Street vendors hassle foreign tourists in Sa Pa. Photos credit: Lao Dong
A trip to Sa Pa, a popular resort town in the northern highlands province of Lao Cai, after Tet, the Vietnamese Lunar New Year, on February 19 gave us (and perhaps many other tourists) nothing but huge disappointment.
Breathtakingly beautiful mountains and valleys were infested by new fancy hotels, and the pure mountain air was filled with exhaust fumes.
We were continuously stuck in traffic jams which we thought we had left behind in Hanoi when visiting the town that is situated more than 1,500 meters above sea level.
Worse, while we were getting stuck, we had to suffer from the unpleasant odor of garbage trucks from which slime was oozing constantly. Looking around, we saw many foreigners covering their noses, patiently waiting to get out of the mess. Many locals were obviously annoyed too.
Some people blamed the mess on the fact that it was the peak season, and that more and more Vietnamese traveled by car these days, due to improved living standards and cheaper fuel prices.
Better infrastructure like the Noi Bai – Lao Cai Highway also encouraged people to travel by their personal vehicles more, they said.
On the other hand, the central town of Hoi An, which is more famous and attracts many more tourists, does not subject their guests to such misery.
Sa Pa’s problems are in fact caused by the failure of its tourism authorities.
Even at a height of over 1,500 meters above sea level, Sa Pa has terrible traffic jams.
Taking the town’s traffic for instance, we never spotted police officers or even members of the local urban management team during our stay. Instead, traffic was regulated by tour guides and hotel staff, and the self-managed system inevitably ended up causing many problems.
At many hotels, every ten minutes a 45-seat bus would come to pick up or drop off tourists. Since the streets are narrow, congestion would ensue whenever two large buses showed up at the same time.
Even when there was only one bus, traffic would come to a halt since hotel staff would “order” smaller vehicles to stay off so that the bus could do its job. After finishing its job, more often than not, the bus would have to make a U-turn to leave the street, a process that could take more than 10 minutes.
At hotels that cannot afford decent parking lots, their vehicles and guests’ would be parked on the street outside day and night, taking up half the space, leaving almost no space for vehicles to pass by.
Motorbikes and cars parked in the street
In fact, we discovered in Sa Pa that people can park their vehicles anywhere and anytime, without worrying about having to deal with police or any other law enforcement. Or, the fact that their illegal parking could cause traffic jams or, worse, fatal accidents.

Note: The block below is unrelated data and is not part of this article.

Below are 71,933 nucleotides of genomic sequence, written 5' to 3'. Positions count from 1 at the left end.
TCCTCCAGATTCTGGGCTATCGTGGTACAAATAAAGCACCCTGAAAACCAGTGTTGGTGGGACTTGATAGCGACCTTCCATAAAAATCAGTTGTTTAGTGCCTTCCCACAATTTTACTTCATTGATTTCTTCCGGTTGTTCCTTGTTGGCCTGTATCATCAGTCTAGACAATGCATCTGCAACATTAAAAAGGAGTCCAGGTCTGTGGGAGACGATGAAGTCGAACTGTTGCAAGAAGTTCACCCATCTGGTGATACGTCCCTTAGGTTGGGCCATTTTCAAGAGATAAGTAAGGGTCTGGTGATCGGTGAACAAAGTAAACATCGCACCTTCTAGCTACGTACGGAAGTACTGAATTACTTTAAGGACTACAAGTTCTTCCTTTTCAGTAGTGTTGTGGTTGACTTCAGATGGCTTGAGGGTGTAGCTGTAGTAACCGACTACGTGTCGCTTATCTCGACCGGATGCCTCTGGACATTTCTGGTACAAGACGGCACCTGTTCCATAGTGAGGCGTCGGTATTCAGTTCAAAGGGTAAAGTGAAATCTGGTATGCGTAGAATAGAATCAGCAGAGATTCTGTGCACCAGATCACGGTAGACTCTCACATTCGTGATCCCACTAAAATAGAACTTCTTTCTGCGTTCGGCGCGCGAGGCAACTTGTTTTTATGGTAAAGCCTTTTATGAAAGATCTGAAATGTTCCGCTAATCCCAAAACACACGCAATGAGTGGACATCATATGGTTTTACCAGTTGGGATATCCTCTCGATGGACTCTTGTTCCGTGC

We can never forget mornings that were haunted by hour-long traffic jams on Cau May Street. Since the narrow street is located next to a deep canyon, because of the heavy traffic some vehicles would occasionally be pushed to the edge.
It can be argued that unlawful parking and messy traffic have a lot to do with vehicle users’ awareness, but given such a giant scale of the chaos, local authorities need to be held responsible.
However, sadly, Sa Pa authorities have inexcusably altogether failed their job, ignoring tourists’ safety though tourism is one of the town’s main revenue earners.
All is bad
Garbage trucks operate during the day when streets are crowded
Besides the insufferable traffic, Sa Pa’s tourism also faces many other major problems.
Many people accuse local hotel staff of being either poor – giving them wrong street directions, for instance -- or dishonest, taking their booking but giving their rooms to others who offer higher prices.
At many construction sites, water from unknown sources is all over the street, while tourists often have to suffer from a lack of clean water.
In other parts of the town, people stand along streets and mountain passes, offering tourists roasted, almost blackened, wild animal carcasses without heads. It is not unusual to see people selling even live snakes.
A few years ago local authorities canceled around half of 17 proposed hydropower plants here, following media criticism. But the remaining ones are ravaging a town with once beautiful forests and springs, both of which are gone. Homestay services at ethnic villages have been killed as well, because who is interested in seeing dying lands?
At tourist villages that are still functional, like Hau Thao and Ban Den, ticket booths have been established, charging visitors VND50,000 each. Once the money is paid, no one cares about what tourists do and so vehicles are once again parked everywhere.
It is not that Sa Pa authorities do not do anything to improve tourism.
Souvenir vendors have taken over this observation deck
They built concrete pads on canyon edges as observation decks. But unfortunately the sites have such ugly designs that they do not bring any value, merely act as a blot on the natural beauty.
Moreover, the decks are often occupied by souvenir vendors who aggressively hassle tourists. And kids lie around naked as if to elicit sympathy from tourists and make them part with some money.
It will come as no surprise if foreign tourists, if asked, name the harassment by vendors and beggars as the worst aspect of Sa Pa besides the traffic.
The list of Sa Pa’s problems go on and on, and all of them should not be dismissed as trivial, because they have undeniably affected tourists’ impression on the town that relies so much on their spending.
If the problems continue, we will definitely not return to Sa Pa.
But maybe our and many other visitors’ decision to give up on the town does not matter to local authorities because so far they have shown no inkling that they care about the disturbing situation.
Original Vietnamese story can be found here on Lao Dong news website